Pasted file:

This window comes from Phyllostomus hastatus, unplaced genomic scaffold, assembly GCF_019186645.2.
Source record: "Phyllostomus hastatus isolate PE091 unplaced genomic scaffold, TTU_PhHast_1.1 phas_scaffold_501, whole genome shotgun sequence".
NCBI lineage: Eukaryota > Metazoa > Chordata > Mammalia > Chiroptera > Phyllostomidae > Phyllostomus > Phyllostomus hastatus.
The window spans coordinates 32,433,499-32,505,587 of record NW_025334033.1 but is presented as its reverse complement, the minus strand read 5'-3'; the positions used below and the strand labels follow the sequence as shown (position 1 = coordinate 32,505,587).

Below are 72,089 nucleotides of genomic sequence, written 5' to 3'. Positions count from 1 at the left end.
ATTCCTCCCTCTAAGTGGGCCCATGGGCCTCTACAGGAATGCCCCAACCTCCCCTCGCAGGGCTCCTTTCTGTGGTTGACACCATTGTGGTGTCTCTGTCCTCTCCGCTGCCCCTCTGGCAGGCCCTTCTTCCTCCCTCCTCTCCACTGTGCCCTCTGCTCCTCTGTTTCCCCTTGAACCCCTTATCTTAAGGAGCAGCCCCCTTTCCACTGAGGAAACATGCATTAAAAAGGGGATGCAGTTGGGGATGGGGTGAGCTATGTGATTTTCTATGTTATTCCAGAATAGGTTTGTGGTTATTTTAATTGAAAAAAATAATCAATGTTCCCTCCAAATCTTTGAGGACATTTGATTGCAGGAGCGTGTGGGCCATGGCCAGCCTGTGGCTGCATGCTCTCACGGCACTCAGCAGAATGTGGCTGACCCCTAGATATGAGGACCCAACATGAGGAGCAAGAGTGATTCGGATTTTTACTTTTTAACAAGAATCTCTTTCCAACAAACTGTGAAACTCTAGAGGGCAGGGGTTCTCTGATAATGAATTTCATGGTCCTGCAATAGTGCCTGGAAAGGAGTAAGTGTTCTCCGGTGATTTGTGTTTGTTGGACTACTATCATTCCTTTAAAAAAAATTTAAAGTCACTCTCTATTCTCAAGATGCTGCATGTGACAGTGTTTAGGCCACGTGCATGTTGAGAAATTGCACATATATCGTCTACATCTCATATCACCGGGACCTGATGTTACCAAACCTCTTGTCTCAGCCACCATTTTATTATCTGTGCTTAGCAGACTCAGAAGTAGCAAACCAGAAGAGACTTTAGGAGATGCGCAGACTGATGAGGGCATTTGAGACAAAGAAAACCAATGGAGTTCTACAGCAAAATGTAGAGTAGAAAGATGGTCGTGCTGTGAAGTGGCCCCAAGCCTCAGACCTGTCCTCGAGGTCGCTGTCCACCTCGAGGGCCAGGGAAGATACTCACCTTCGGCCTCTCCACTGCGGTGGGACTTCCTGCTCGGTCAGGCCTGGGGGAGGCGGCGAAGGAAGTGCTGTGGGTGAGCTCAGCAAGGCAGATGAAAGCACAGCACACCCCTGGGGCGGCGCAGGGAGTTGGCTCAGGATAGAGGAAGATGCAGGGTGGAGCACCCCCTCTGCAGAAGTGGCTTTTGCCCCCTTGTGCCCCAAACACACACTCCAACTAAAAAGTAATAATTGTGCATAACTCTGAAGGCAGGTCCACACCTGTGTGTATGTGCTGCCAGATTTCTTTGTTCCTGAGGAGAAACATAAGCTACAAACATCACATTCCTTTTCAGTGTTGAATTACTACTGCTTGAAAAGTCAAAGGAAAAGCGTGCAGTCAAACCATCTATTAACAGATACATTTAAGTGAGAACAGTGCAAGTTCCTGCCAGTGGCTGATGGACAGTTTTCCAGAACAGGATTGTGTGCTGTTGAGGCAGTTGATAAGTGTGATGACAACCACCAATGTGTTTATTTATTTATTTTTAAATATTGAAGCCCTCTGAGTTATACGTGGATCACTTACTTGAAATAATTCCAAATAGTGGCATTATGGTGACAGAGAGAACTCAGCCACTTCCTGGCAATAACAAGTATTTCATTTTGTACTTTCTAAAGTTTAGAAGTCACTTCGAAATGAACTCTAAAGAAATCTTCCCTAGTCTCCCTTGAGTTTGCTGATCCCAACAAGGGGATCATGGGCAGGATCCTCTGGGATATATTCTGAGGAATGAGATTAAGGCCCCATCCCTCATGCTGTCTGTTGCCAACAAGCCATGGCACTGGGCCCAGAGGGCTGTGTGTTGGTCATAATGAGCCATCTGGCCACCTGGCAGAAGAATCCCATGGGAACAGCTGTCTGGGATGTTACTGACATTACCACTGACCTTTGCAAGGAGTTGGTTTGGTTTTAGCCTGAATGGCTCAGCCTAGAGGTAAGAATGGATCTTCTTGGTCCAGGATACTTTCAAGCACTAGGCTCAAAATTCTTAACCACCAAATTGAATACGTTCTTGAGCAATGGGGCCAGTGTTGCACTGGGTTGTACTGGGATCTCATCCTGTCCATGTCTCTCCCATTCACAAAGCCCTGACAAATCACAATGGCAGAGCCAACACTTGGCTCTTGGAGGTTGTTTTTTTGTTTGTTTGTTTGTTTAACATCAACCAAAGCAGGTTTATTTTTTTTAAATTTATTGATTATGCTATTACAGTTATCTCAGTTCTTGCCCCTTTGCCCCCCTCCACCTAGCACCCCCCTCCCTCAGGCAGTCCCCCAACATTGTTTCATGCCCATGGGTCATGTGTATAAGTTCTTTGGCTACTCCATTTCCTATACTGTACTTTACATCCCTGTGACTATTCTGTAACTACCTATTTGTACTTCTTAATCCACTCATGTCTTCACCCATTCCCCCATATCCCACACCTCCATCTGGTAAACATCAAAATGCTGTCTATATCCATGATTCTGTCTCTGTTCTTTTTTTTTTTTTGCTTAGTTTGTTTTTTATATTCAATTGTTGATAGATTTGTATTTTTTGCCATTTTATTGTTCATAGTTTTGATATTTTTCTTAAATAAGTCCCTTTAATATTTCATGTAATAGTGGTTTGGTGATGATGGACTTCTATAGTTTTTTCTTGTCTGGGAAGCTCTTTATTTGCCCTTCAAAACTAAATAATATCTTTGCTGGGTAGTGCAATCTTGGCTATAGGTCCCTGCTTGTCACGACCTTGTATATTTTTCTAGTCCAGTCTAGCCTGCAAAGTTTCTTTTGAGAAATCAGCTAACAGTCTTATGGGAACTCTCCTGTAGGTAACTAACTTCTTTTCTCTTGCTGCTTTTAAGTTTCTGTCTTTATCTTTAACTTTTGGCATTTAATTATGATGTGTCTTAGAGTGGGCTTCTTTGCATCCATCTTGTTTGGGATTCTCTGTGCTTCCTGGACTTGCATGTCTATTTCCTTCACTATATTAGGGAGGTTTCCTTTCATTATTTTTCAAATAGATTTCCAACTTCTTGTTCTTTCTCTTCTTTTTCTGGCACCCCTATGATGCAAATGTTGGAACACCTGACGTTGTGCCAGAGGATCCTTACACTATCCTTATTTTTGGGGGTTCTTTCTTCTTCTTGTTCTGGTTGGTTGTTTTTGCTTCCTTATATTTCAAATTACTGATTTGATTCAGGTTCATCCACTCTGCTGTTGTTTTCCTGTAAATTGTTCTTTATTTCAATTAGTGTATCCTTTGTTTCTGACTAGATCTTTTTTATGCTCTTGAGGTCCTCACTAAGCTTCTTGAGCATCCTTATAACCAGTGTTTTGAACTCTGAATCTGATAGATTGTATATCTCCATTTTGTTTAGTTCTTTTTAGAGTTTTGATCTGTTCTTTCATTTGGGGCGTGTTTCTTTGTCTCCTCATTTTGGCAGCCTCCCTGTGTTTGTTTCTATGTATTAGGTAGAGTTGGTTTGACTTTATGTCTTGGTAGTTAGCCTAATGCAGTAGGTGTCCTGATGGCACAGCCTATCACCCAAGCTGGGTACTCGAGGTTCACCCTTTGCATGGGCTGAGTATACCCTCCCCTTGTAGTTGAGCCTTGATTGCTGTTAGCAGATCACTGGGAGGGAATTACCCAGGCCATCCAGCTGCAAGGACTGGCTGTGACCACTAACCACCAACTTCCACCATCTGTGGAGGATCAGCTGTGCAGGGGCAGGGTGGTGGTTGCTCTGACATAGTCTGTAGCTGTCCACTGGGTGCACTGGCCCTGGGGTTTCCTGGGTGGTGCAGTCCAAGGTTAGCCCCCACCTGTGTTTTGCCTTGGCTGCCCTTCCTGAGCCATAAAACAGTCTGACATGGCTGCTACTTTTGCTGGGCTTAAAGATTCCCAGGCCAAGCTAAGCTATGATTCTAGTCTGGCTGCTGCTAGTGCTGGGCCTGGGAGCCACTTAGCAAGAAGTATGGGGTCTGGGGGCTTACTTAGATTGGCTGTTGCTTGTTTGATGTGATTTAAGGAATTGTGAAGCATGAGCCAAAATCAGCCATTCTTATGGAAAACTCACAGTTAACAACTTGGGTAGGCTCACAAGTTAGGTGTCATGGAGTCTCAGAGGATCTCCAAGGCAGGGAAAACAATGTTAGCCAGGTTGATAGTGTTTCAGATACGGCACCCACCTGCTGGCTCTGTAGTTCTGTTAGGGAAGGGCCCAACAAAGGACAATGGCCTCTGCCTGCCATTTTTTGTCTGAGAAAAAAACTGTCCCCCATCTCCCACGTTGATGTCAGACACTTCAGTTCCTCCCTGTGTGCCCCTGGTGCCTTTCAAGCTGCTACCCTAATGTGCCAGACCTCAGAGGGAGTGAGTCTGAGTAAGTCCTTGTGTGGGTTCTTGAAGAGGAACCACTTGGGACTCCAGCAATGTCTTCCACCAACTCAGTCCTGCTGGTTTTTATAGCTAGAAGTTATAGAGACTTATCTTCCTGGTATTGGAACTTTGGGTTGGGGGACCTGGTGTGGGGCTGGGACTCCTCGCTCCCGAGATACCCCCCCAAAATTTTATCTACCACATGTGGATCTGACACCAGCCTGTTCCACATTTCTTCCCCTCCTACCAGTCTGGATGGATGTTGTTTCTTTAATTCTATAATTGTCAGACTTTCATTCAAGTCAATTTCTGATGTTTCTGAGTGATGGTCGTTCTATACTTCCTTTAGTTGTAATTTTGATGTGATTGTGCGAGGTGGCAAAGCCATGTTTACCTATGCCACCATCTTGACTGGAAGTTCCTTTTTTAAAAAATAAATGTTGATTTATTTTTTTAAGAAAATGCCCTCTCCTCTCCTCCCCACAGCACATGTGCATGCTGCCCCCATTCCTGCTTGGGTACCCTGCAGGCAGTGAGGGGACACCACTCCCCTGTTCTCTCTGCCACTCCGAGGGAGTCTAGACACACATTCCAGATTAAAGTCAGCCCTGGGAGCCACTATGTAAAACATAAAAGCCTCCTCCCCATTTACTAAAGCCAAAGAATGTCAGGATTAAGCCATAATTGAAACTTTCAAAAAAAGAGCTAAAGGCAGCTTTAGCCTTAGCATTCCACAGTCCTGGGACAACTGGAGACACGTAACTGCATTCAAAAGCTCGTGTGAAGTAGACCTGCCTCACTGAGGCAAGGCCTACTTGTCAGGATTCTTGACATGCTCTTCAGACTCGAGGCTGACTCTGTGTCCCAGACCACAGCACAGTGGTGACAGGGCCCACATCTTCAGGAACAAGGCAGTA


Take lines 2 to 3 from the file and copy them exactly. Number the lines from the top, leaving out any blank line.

Source record: "Phyllostomus hastatus isolate PE091 unplaced genomic scaffold, TTU_PhHast_1.1 phas_scaffold_501, whole genome shotgun sequence".
NCBI lineage: Eukaryota > Metazoa > Chordata > Mammalia > Chiroptera > Phyllostomidae > Phyllostomus > Phyllostomus hastatus.